How to Get Started With CSS

How To Get Started With CSS
I've already discussed how you can learn to code for free using languages such as Ruby and JavaScript, but this time we'll explore an even more basic language that can help to make your websites pop. Cascading Style Sheets is like HTML's cooler, more artistic sibling: While HTML handles the structure and content of your website, CSS allows you to add cutting-edge design to it. This guide tells you everything you need to know to get started making better-looking websites fast.

What Is CSS?

Many people just getting to know CSS think of it as a fancy way of handling HTML properties such as text formatting and background images--and for small-scale examples on simple pages, that's largely true. You can manipulate many of the properties that CSS affects through pure HTML instead (though not as well), and if you're just looking to change the font size on your page, CSS is actually more difficult to use than HTML.

What makes CSS worthwhile is the number of design options it opens up for you that are difficult--or impossible--to accomplish with HTML alone. HTML gives you just a handful of text properties to manipulate; CSS gives you properties such as color, direction, letter-spacing, line-height, text-align, text-decoration, text-indent, text-shadow, text-transform, vertical-align, white-space, and word-spacing. And I haven't even gotten to the nontext options.

DocHub is an excellent reference tool for learning new CSS commands.

For a full list of CSS properties, you can check out a handy glossary on Dochub, but for now let's look at just two of the more interesting ones. Since we couldn't actually write HTML and CSS code in a Web page without causing trouble for the PCWorld CMS, we've taken the liberty of providing images of some example code and what it looks like on a live page.

For starters, CSS allows you to add and modify a border for any element on a page. The following code produces a solid, 5-pixel-wide red border around the whole paragraph.

CSS experts will note that there is a much shorter way to write this code (they'll also frown on writing the code inline at all), but it provides a good example of CSS formatting.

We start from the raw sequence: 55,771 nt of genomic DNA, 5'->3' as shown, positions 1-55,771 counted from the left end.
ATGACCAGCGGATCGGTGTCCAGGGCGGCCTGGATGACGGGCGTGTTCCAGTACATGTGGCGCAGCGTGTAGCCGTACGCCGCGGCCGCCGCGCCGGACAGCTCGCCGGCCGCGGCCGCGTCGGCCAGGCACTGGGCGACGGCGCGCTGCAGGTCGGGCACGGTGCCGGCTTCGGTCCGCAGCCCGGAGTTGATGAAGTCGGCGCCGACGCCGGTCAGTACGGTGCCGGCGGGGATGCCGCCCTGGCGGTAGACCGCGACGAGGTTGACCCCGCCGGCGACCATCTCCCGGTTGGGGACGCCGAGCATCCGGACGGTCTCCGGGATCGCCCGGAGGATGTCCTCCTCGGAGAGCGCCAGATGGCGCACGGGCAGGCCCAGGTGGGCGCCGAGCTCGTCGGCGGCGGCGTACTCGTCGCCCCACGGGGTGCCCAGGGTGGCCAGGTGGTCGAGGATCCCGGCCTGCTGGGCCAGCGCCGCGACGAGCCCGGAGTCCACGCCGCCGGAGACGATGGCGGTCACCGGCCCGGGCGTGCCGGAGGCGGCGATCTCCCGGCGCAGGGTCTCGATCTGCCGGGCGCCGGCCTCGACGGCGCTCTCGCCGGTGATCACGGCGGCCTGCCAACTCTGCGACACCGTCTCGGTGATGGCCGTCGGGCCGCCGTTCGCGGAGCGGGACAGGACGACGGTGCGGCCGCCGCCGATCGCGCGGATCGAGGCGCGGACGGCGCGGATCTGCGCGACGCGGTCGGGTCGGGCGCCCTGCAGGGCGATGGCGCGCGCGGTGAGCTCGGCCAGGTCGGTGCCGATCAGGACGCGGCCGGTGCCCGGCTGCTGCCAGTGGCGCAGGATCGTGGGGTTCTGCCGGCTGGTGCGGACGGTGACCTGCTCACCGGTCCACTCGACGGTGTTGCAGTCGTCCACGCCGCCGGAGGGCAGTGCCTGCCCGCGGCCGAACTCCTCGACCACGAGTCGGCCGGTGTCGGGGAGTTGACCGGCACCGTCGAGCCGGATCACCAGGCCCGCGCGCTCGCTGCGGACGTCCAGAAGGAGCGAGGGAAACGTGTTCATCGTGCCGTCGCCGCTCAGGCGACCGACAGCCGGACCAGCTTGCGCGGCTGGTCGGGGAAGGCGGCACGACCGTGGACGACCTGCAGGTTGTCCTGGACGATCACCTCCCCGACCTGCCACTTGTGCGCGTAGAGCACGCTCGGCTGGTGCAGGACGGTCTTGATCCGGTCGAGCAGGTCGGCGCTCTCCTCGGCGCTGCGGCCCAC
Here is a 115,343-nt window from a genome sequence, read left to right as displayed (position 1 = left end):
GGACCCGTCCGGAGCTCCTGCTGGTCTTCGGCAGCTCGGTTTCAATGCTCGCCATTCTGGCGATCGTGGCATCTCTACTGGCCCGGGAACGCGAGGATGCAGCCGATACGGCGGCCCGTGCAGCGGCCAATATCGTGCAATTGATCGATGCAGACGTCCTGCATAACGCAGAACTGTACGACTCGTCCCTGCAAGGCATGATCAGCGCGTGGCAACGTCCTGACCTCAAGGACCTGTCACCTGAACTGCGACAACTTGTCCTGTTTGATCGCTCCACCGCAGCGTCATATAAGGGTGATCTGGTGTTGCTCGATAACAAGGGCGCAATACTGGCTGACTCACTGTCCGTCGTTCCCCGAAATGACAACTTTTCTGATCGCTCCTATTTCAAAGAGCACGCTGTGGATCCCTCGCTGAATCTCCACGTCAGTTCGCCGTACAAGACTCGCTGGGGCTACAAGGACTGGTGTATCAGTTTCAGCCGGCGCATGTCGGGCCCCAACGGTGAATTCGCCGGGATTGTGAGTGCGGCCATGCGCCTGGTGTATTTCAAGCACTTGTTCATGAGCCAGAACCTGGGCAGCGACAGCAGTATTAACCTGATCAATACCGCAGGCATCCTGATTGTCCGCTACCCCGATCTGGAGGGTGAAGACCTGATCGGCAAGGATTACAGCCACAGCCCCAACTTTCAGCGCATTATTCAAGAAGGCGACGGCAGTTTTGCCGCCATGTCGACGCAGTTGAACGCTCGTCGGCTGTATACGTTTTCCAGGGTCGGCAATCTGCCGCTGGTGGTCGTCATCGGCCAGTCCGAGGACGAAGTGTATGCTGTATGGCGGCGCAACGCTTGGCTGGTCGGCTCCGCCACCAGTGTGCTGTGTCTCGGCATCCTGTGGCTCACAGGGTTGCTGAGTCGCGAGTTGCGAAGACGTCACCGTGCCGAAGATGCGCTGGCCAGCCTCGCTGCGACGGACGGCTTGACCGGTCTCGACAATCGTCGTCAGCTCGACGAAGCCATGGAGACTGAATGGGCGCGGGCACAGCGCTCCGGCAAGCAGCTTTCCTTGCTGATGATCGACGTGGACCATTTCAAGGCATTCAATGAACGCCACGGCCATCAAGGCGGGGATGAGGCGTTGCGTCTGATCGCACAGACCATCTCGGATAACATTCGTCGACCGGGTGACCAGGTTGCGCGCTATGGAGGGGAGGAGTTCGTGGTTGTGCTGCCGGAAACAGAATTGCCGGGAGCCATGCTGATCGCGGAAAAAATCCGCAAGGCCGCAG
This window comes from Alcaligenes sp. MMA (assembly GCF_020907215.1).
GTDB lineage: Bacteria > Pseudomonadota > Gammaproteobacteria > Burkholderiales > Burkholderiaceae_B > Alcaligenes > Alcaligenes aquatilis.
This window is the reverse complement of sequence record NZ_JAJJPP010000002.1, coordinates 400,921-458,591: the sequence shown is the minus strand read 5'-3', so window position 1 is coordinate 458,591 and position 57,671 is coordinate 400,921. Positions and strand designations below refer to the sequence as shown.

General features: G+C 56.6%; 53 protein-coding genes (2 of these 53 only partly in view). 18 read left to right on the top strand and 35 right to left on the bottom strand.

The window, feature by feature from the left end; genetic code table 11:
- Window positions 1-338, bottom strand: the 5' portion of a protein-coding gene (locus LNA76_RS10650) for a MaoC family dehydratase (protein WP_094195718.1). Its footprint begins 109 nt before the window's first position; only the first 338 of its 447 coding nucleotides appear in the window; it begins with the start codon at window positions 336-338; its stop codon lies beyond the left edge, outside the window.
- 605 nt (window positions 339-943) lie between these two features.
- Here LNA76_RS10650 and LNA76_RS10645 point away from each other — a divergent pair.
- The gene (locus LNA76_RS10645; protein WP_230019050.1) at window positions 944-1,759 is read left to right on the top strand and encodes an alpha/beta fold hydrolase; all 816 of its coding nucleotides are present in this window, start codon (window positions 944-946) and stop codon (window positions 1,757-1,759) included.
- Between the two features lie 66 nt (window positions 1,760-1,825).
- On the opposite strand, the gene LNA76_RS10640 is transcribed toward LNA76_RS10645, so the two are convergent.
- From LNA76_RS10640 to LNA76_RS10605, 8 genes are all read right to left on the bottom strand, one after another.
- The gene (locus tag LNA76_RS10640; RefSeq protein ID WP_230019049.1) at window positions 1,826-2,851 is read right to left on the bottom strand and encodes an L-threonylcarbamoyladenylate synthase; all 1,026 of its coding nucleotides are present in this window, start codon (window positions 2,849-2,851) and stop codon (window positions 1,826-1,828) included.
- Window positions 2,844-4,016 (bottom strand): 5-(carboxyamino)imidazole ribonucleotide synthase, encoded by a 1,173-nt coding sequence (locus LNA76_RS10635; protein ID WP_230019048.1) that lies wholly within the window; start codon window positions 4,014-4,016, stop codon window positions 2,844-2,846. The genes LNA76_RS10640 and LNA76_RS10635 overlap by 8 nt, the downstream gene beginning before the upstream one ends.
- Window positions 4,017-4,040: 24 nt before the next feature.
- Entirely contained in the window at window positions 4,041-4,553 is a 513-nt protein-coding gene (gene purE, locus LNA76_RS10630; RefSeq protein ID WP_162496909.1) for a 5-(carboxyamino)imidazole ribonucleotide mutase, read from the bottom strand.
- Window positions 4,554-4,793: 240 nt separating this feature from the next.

You write inline CSS in the tag itself, using the style attribute. Basically you write your HTML tags as usual, and then add CSS in the format "css-property: property-value;" right inside. Any arbitrary CSS can go inside the style attribute. For instance, if we wanted to add a drop shadow to that paragraph in addition to the border, we'd change the code to the following line.

You may have noticed that the box-shadow attribute we added has more than one value. That's because the box-shadow attribute allows for shorthand formatting, another timesaving feature of CSS. In shorthand formatting, instead of specifying each related value of a property individually, you can specify the values in a standardized order to save time and characters. In the example above, we specify the height of the drop shadow, its width, and its color.

The border attribute has a similar shorthand, and we could save a lot of space by writing our code in the following format, which would produce the same results.

These cool visual tricks are really just the window dressing of CSS. The language's true strength comes from its ability to quickly and effectively target style effects to any part of your website thanks to powerful selectors. Learning CSS also allows you to standardize your design across multiple pages on your site using a single, easily modifiable external style sheet. Both of these features take months or years to fully master, but I can quickly demonstrate how and why you'd use CSS with a few simple examples.

Next Page: External Styling and Selectors

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